Ethiopian Reading Book

26 04 2014

Reading Book for Ethiopian Students It’s wonderful to see the reading book for Ethiopian students that I worked on become a reality. I had the fantastic experience of working with Peace Corps volunteer Neen Talbott, and I wrote about that experience awhile back in Hands Around the World.

It was awesome to get reams of information from Neen on the background, student interests, and cultural details to include. Then she shared what I wrote with the villagers and passed the feedback on. Having grown up in Africa, I had some idea of the culture, but my knowledge was of West Africa, so I enjoyed learning about the similarities and differences.

 

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Students using the book in the classroom

 
 
 
The illustrations were done by an Ethiopian artist who is an instructor at Addis Ababa University. I’m still waiting for my copy to arrive, but when it does, I hope to share some of the interior art.

 

 





Tropical Teaser

21 02 2014

My sister, the monkeyI’ve met so many wonderful people in virtual groups. It’s fun to connect and be part of these online communities. You begin with one shared interest, and soon discover you have many more. That was the case with my blog post yesterday on Miss Marple’s Musings. I knew Joanna and I shared a love of books and writing for children, but we found we’re both world travels who have visited five continents and plan to visit two more. She and I also bonded over our African experiences, so I thought I’d a share a childhood picture from Africa.

I posted this a long time ago when I was working on the illustrations for a picture book set in Africa. The title of the picture is “My sister and me.” I’m going to offer a prize to anyone who comments on Joanna’s blog and then leaves a guess here as to which one in the picture is supposed to be me.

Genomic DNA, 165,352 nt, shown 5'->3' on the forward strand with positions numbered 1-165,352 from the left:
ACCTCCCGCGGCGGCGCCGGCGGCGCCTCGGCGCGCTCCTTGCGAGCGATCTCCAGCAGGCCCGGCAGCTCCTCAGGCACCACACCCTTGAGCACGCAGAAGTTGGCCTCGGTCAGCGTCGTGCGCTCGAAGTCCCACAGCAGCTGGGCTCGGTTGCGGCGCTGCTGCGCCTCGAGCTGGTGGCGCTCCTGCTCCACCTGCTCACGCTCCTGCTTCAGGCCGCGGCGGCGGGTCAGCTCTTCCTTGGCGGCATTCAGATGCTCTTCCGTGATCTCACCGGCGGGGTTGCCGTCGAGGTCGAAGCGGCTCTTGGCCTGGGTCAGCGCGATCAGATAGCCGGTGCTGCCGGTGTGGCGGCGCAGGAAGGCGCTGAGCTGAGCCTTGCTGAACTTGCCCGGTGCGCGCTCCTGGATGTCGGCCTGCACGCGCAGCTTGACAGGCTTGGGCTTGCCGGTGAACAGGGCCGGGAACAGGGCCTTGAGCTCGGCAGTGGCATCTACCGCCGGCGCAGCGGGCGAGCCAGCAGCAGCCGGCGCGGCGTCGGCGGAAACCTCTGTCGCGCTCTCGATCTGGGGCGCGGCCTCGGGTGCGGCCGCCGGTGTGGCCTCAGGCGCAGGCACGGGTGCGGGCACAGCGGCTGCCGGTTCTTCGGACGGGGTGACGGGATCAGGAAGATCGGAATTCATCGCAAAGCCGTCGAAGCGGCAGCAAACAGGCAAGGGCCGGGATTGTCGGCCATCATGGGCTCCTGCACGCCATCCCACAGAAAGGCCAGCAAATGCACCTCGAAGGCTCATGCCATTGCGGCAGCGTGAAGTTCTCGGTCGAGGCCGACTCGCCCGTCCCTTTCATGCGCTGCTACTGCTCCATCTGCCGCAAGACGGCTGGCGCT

Because the first book in the WANTED series, Grace and the Guiltless, just released, I’ll draw a name and send an autographed  copy to one commenter. And be sure to tell me what you liked best on Joanna’s blog (it doesn’t have to be in the post about me; she has so many wonderful posts). You can even leave your guess on Miss Marple’s Musings. I’ll be checking there too.





Thanks to All My Readers

5 01 2014

ladder to sky It’s always exciting to read the end-of-the-year stats for my blog. I get to see what people liked, commented on, and where they came from. I appreciate every one of my blog visitors. In 2013 they numbered 16,000+ and came from 78 different countries on every continent except Antarctica.

So to all of you, it’s been wonderful to connect with you. I want to wish you the best in 2014, and I hope all your dreams come true.

 

 





Hands Around the World

10 05 2013
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Gimbi, Ethiopia
Photo by Janeen Talbott

I’m so excited about several recent projects. As many of you know, I spent my early years in Africa, so I’m thrilled to have an opportunity to work on two Africa-related projects.

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Gimbi, Ethiopia
Photo by Janeen Talbott

The first one is an English reading book for students in Ethiopia. I finished final edits today and received jpgs of two watercolor illustrations.

The artist is an instructor at Addis Ababa University. Wish I could share the art, but I don’t want to run into any copyright issues, so instead I’m sharing photos of the setting, courtesy of Peace Corps volunteer, Neen Talbott, who helped me throughout the project.

I couldn’t have done this project without her. She sent pictures, answered questions, confirmed details, read first and final drafts, and shared the final work with others in her town of Gimbi** to be sure they liked it.

Gimbi

Gimbi, Ethiopia
Photo by Janeen Talbott

It was great working with Neen, but the best part was discovering that she’s also a wonderful writer and a kindred spirit.

Neen was also kind enough to agree to an interview, which I’m posting here. So here’s a brief introduction to the amazing Janeen Talbott.

Where are you from?
I was born in Brooklyn, New York, and raised in south Florida (West Palm Beach).

How did you get interested in the Peace Corps?
I got interested in the Peace Corps when I did a story about its anniversary for my college newspaper. After talking to people who were in the process of applying, or had already served, I decided to take the plunge.
What projects are you working on now?